A: I think that we´re just generally lucky here. I obviously know the teachers here well, and I know that they´re nerds in their own right. Each of them is really good at their own subject. We´ve also got a lot of teachers who are willing to do a little bit more to help their students. I think at Langkaer there´s sort of an ethos of making the students work had to improve as well. We´re ambitious about our students. We want them to do well and want them to improve. But we´re also as a group of teachers willing to put in a bit more effort to try and make sure that the students do well. I know that we´ve got teachers who are very professional and talk together, work together, and they´re inspired by each other. We have teachers who push themselves as well. I was talking to a particular English teacher yesterday who chooses to read certain books that he perhaps hasn´t read before in order for him to keep pushing his own limits, to keep understanding more about the world and his own subject. That characterizes the type of teachers that we´ve got here who are just engaged in their own students and their own subjects as well and are just willing to do a little bit more.

Q: What else do you think contributes to the high GPA at Langkaer?

A: Lots of different things. The student councilors that we´ve got, who have conversations with the students on a daily basis about the problems that they´ve got, are willing to help them. And again, teachers that are willing to help students when things don´t go quite as well and give them advice. Also, parents, the students themselves, and the fact that the students engage in the subjects they´ve got. It´s just a broad combination of different factors. I can´t really just single out one thing. But what we´ve spoken about among the teachers is that they just as a cohort, as a group, they seem to work well together and want to do things together. They´ve have a really positive work ethic.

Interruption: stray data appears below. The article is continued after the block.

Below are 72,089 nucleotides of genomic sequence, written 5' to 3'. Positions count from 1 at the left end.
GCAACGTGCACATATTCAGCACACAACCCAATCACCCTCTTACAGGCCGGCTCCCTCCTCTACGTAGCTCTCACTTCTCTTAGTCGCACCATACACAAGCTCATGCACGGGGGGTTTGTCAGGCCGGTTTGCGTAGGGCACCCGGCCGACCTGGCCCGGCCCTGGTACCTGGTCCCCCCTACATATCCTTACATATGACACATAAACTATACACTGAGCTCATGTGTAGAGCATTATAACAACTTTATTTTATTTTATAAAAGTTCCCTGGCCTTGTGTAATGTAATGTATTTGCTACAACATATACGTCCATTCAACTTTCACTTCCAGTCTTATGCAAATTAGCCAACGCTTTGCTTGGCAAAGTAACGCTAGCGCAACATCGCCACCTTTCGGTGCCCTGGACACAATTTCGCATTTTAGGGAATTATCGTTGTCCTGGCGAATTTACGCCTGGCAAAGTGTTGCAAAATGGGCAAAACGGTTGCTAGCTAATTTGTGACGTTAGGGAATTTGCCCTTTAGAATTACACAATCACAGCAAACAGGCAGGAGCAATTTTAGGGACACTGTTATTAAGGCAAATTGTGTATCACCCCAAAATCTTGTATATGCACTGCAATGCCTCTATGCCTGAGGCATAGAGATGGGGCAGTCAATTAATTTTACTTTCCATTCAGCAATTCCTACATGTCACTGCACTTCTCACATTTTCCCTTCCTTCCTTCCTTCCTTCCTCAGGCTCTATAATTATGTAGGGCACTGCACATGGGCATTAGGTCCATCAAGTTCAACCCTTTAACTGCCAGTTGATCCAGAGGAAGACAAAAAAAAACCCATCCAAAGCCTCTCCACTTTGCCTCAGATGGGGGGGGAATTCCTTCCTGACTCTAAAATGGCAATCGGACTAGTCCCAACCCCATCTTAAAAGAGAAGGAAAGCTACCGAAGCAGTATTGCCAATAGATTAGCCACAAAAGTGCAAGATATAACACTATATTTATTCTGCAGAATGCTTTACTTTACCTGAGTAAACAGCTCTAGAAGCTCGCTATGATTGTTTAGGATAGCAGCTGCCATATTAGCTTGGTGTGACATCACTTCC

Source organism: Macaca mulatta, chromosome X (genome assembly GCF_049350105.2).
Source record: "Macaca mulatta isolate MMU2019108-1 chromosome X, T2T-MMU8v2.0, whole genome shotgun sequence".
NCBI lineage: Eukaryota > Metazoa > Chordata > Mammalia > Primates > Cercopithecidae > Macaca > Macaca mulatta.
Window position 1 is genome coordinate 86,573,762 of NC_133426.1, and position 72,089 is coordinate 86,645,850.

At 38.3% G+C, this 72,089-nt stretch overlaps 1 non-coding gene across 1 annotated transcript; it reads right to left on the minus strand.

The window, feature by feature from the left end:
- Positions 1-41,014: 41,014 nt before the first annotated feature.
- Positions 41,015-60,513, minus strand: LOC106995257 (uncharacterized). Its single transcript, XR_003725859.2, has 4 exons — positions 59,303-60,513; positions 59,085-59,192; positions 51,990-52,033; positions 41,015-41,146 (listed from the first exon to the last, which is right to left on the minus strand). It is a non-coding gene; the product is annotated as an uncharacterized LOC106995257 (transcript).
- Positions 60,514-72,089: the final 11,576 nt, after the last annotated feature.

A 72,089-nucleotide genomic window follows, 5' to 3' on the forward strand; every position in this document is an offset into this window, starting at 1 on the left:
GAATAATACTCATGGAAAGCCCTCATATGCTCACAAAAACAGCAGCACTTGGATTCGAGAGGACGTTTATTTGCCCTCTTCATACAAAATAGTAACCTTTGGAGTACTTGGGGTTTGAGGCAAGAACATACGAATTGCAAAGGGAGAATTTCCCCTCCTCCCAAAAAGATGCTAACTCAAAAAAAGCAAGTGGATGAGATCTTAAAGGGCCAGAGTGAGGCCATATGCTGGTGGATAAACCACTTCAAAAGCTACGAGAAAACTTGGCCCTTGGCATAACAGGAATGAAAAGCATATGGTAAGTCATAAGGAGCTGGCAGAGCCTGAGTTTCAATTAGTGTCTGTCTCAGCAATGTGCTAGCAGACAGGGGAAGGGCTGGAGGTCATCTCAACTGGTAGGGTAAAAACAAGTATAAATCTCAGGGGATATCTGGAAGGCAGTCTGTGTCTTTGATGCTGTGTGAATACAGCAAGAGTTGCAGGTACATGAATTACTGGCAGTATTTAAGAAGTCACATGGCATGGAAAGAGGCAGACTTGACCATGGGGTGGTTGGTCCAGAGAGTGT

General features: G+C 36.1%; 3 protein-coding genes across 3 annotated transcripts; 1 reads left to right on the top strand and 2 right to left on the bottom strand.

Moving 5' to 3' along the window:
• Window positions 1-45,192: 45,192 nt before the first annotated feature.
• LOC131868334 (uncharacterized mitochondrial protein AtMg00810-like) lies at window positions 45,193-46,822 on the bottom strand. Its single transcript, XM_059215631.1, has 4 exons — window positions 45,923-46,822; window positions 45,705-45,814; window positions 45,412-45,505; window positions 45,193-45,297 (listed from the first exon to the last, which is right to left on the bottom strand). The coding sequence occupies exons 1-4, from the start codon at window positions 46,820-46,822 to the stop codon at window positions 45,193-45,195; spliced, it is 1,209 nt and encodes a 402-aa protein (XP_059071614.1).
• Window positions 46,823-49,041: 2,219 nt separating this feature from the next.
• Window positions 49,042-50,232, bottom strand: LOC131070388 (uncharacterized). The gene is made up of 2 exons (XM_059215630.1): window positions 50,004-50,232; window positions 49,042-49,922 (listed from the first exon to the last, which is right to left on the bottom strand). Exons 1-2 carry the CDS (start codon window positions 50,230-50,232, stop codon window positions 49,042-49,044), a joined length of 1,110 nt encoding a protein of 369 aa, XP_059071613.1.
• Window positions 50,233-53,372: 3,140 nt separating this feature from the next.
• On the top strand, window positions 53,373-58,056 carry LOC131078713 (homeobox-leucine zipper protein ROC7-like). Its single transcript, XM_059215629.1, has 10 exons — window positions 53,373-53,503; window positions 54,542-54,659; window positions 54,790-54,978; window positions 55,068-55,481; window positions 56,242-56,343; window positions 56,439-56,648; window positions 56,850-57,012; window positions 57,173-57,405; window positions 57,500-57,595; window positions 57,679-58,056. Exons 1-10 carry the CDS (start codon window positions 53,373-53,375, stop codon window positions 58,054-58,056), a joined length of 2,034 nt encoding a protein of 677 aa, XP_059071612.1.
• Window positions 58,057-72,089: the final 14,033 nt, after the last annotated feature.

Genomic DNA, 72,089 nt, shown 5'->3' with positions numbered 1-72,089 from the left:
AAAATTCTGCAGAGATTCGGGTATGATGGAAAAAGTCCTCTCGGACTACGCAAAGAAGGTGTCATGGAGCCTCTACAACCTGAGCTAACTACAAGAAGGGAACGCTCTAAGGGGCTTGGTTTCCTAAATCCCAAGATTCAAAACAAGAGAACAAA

Q: What tips do you have for IB students, apart from studying hard, to get a high grade?

A: Use the resources that you´ve got. Use the teachers that you´ve got, use your parents, use your friends. Work together on projects when you can. Also, take the time out when you feel that you need to take the time out. Again, back to that whole mindset mentality about being able to learn from your mistakes. Don´t let your mistakes get you down too much. Just be aware that in all walks of life you´re going to make mistakes. You know, I make mistakes really regularly. And the most important thing is to try and learn from that. You know, I think that would be my main tip, just to keep learning from your mistakes. When you get knocked down just pick yourself up, and if you do that and think about how you improve, then you´ll do really, really well at the end of the day.




Redaktionen på Langaer life


Langkaer Life er elevernes eget magasin, og redaktionen udgøres af elever fra alle tre uddannelser.

Medlemmer af redaktionen
Alice Truscott Bjerregaard

Ansvarshavende chefredaktør.

Lasse Tolstrup Petersen

Ansvarshavende chefredaktør.

Michelle Als Christiansen

Ansvarshavende chefredaktør.

Thomas Kaae

Ansvarshavende for sociale medier, heriblandt hjemmeside.


Astrid Ry Vestergaard

Ansvarshavende for sociale medier, heriblandt hjemmeside.


Morten Kaae

Ansvarshavende for layout af skolebladet.


Vivyan Yan Mygil
Maria Rosdahl

Ansvarshavende for instagram.